Today marks the 50th Anniversary of John F. Kennedy’s assassination. In the years after his murder, speculation has been rampant on whether there was a conspiracy. One of the first movies to tell the story of a possible conspiracy was the 1973 film, “Executive Action”. The film was originally released on November 7th, 1973, almost two weeks before the tenth anniversary of the JFK Assassination. Told in documentary style, the story was about a group of military industrialists, politicians and former US intelligence figures who vent their growing dissatisfaction with the Kennedy administration. They fear that Kennedy would end US involvement in Vietnam, which was a lucrative business prospect for them. They plot to kill the president, citing it would be done as an “executive action”.
The film speculates that Lee Harvey Oswald was being led to become the conspiracy’s ‘patsy’. The conspirators use a double of Oswald to shadow him in the weeks leading up to the assassination to leave behind a trail that the authorities can easily follow and link Oswald to the crime. It was also mentioned that Oswald’s Russian defection was known to the conspirators. The film makes no explicit link to US government agencies and the conspiracy, although the professionalism of the shooting team seems to indicate they have worked for the government on special assignments. The film implies that most of the law enforcement and government agencies were not involved, but were grossly inept.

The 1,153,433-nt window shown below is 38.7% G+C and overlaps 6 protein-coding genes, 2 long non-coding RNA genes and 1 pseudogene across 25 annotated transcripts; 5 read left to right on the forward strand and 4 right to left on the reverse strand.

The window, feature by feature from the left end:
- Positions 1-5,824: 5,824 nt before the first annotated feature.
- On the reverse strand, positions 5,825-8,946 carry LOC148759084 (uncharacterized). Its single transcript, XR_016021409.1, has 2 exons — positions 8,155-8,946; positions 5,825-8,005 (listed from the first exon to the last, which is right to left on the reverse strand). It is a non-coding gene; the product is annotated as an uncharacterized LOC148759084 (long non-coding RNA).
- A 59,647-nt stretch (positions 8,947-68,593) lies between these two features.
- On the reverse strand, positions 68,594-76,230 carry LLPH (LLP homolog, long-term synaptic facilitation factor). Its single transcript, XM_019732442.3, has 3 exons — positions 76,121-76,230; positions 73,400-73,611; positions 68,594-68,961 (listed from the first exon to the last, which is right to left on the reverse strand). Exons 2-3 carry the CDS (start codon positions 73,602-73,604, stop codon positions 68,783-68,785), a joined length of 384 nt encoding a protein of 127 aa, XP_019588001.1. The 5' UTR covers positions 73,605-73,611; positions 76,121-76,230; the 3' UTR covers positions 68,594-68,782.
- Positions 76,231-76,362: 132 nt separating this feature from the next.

Examples include, no special measures were taken for the president’s safety in Dallas; there was no communication between the FBI, CIA and Secret Service on possible security risks — even the head of the Secret Service stays in Washington during the visit. This explanation helps understand why the authorities were so keen to pin the blame on Oswald, the rogue assassin, who is “served up” by the conspirators to the authorities as an easy escape from any accusations of their own negligence.
Donald Sutherland has been credited as having the idea for the film and for hiring Freed and Lane to write the screenplay. Sutherland planned to act in and produce Executive Action, however, he abandoned the project and took a role in another film after failing to obtain financing for the film. Nearly 20 years later, he would play a character named “X” in Oliver Stone’s JFK. In that film, like in “Executive Action”, “X” would explain that Kennedy was assassinated because his foreign policy would have meant diminished profit for the military-industrial complex, and enraged high-ranking military officials who viewed such diplomacy as weakness. In fact, the speculation is eerily similar.
The movie’s dispute of reports on the assassination, including the controversial Warren Commission report presented in 1964, led to attacks against the film. Trailers for the film never ran on a number of television stations, including WNBC-TV in New York. The criticism of the film and its suggestion of a Military-industrial complex conspiracy led to the film being removed totally from the movie theaters after running for 2 weeks. It would be another 15 years before finally getting an official release and distribution for TV and video.
Regardless of your opinions of whether it was, in fact, a conspiracy; the film gives a convincing argument.